As time progresses, we become more and more aware of how damaging animal agriculture is to the environment. While any advancements have been made in creating plant-based alternatives, these still don’t really appease meat eaters. That’s where lab grown meat comes in: real meat with the same taste that doesn’t require any agriculture.
Upside Foods has opened up in Emeryville, California in a huge 53,000 square foot space. It is made up of renewably-powered vats and tubes that are all named Engineering, Production, and Innovation Center, also known as “EPIC.”
The company is the first of its kind, and the company has announced that it is ready to produce about 50,000 pounds of culture meat for commercial sale as soon as it is legal to do so in the United States.
Upside Foods’ website reads: “Our meat production method is inspired by nature’s basic principles: start with one cell and give it the proper nutrients to allow it to grow and multiply.”
It should be noted that the term “lab grown meat” is frowned upon in the industry, which prefers to brand their meat “cultured meat” instead. The company’s CEO Uma Valeti has worked as a cardiologist.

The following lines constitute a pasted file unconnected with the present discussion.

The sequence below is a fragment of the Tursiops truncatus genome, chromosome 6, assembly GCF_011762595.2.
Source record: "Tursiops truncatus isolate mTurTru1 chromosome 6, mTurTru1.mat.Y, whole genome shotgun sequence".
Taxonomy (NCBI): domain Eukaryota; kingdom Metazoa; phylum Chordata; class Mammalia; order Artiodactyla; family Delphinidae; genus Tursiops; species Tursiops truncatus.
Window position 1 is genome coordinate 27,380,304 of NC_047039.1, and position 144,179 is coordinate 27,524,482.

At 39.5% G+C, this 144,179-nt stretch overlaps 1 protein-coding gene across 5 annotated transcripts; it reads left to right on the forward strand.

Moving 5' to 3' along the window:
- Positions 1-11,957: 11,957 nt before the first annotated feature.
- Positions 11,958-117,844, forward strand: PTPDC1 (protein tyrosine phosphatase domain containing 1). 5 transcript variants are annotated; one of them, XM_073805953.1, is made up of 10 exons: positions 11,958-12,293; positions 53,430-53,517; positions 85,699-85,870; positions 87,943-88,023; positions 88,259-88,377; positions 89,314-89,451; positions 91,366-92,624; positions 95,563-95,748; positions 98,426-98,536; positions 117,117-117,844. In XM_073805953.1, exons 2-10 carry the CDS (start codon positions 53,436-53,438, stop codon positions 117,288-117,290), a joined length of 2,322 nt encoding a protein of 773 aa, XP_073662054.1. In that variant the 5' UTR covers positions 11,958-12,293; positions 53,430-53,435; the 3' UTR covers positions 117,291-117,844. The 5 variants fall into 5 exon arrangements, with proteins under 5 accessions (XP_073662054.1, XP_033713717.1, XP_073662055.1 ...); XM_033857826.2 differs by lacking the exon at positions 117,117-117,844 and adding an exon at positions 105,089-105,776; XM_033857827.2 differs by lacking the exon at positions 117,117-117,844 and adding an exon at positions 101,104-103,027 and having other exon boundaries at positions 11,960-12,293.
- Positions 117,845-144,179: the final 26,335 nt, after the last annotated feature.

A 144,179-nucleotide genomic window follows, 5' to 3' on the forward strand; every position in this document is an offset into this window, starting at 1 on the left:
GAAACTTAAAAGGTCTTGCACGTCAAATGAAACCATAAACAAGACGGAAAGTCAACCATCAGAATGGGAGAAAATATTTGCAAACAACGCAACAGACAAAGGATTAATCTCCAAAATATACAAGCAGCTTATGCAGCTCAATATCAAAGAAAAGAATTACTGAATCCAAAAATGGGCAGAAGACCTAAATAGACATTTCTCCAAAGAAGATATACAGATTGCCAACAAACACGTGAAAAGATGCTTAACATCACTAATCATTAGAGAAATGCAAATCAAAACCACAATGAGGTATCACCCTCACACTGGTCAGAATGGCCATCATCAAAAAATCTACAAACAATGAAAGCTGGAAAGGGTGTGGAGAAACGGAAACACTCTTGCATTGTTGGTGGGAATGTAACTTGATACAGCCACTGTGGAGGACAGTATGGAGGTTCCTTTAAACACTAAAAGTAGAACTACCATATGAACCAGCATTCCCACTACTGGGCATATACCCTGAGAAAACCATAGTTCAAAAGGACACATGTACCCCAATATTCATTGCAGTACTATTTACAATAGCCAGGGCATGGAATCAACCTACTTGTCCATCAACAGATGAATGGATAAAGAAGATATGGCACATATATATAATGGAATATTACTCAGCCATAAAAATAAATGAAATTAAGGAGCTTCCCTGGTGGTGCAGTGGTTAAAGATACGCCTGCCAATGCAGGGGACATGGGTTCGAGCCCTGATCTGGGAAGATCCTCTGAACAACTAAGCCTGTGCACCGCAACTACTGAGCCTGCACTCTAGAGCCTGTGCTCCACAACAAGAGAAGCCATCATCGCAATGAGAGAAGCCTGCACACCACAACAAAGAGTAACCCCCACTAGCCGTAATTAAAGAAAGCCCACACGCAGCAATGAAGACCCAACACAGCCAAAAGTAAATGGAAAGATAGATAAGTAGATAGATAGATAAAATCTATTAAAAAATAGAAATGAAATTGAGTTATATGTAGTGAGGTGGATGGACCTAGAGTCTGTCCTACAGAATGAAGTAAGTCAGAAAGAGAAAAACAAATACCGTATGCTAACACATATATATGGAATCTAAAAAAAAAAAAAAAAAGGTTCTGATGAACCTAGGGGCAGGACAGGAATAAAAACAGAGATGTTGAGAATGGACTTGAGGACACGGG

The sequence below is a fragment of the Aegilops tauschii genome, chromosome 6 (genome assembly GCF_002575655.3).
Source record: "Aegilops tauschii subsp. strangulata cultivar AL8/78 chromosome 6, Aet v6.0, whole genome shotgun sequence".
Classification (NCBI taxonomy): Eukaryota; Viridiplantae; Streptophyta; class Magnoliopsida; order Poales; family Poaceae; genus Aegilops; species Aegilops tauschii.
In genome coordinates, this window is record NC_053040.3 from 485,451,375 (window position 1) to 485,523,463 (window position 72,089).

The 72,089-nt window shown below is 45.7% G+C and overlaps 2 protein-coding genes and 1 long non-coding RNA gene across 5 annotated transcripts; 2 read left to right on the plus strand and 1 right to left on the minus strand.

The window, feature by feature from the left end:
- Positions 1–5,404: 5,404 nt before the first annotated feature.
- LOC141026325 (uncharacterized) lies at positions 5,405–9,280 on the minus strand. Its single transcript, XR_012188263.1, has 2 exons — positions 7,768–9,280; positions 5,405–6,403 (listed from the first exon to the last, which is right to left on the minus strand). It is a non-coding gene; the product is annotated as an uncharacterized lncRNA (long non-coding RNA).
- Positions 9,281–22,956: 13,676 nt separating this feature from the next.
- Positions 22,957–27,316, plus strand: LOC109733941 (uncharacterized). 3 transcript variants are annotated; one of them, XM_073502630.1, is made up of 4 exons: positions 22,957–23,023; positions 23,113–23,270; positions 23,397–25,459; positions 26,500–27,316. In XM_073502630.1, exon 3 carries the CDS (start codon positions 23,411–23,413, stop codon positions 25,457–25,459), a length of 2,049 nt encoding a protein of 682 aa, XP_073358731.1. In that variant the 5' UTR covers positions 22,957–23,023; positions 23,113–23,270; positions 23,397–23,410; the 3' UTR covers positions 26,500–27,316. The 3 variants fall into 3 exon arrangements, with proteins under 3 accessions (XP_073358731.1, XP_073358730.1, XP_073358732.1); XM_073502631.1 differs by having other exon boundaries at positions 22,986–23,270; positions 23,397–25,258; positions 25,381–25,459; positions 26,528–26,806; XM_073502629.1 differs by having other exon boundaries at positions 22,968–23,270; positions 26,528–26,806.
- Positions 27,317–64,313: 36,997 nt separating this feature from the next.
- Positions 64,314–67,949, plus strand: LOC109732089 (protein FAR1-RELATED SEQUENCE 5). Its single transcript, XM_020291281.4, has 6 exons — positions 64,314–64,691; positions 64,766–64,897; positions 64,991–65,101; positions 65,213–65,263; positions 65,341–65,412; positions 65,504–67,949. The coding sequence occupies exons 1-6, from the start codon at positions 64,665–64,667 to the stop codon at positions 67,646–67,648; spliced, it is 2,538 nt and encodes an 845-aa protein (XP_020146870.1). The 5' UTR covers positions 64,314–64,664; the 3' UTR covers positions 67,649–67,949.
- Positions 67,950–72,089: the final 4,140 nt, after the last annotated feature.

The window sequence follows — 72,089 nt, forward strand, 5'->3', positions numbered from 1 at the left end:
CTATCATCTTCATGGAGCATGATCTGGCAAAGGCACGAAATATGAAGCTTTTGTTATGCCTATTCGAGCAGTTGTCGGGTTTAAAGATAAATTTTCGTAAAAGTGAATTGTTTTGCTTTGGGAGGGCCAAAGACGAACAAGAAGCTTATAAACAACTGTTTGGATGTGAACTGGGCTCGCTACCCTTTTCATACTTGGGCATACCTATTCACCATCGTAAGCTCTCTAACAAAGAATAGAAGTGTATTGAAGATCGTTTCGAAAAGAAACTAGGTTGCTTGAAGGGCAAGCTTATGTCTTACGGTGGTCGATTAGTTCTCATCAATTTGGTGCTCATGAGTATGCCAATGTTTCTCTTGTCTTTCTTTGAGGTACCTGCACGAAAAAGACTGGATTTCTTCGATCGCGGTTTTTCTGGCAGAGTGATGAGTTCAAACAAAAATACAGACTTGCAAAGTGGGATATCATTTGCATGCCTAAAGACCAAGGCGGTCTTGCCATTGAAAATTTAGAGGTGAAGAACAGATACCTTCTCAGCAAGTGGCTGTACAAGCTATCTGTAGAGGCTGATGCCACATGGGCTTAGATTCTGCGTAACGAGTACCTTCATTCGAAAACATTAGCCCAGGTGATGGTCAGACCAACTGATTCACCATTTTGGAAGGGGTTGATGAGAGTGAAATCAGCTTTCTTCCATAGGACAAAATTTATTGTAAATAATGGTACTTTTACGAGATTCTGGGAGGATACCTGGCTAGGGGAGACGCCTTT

Valeti told The Economist that he was inspired to create the company by “the idea of injecting stem cells into the human heart” to help the heart heal after a heart attack.
The company shared: “We’re committed to completely detaching our production process from animal slaughter. Our aim is to bring animal component-free products to market as soon as we can.”
Valeti told Fast Company: “The focus in the last five years for the industry has been really to show that the science works. The next phase is all about how [to] bring products out of the lab into industrial scale.”
The company’s website explains: “We feed the cell a range of nutrients (amino acids, sugars, trace minerals, and vitamins) normally found in food and compositionally similar to what develops organically in animal body, just in a different format.”
It continues: These initial cells are gather through a “variety of methods” that include “biopsies from living animals, eggs, fishing, and recently slaughtered animals who were already a part of the food system. We also expect that our cells will be capable of indefinitely self-renewing, so that we won’t need to return to the animal for subsequent samples.”